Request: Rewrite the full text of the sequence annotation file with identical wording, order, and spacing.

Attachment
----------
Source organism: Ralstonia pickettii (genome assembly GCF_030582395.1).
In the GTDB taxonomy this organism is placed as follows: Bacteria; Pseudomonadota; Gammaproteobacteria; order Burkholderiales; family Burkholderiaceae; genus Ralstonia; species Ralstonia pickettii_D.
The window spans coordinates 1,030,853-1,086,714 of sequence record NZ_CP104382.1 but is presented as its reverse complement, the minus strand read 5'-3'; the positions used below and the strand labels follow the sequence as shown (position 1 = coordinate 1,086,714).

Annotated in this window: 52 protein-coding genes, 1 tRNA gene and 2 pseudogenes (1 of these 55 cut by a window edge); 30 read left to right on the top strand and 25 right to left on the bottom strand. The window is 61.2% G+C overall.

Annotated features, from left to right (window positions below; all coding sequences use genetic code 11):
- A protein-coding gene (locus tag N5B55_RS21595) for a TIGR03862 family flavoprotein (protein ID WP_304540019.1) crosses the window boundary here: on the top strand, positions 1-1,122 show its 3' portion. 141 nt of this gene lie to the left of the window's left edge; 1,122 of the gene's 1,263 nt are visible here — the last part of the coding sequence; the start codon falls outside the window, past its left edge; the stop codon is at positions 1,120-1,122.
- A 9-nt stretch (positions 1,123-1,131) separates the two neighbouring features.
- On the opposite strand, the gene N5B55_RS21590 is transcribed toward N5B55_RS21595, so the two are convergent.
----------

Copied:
Source organism: Ralstonia pickettii (genome assembly GCF_030582395.1).
In the GTDB taxonomy this organism is placed as follows: Bacteria; Pseudomonadota; Gammaproteobacteria; order Burkholderiales; family Burkholderiaceae; genus Ralstonia; species Ralstonia pickettii_D.
The window spans coordinates 1,030,853-1,086,714 of sequence record NZ_CP104382.1 but is presented as its reverse complement, the minus strand read 5'-3'; the positions used below and the strand labels follow the sequence as shown (position 1 = coordinate 1,086,714).

Annotated in this window: 52 protein-coding genes, 1 tRNA gene and 2 pseudogenes (1 of these 55 cut by a window edge); 30 read left to right on the top strand and 25 right to left on the bottom strand. The window is 61.2% G+C overall.

Annotated features, from left to right (window positions below; all coding sequences use genetic code 11):
- A protein-coding gene (locus tag N5B55_RS21595) for a TIGR03862 family flavoprotein (protein ID WP_304540019.1) crosses the window boundary here: on the top strand, positions 1-1,122 show its 3' portion. 141 nt of this gene lie to the left of the window's left edge; 1,122 of the gene's 1,263 nt are visible here — the last part of the coding sequence; the start codon falls outside the window, past its left edge; the stop codon is at positions 1,120-1,122.
- A 9-nt stretch (positions 1,123-1,131) separates the two neighbouring features.
- On the opposite strand, the gene N5B55_RS21590 is transcribed toward N5B55_RS21595, so the two are convergent.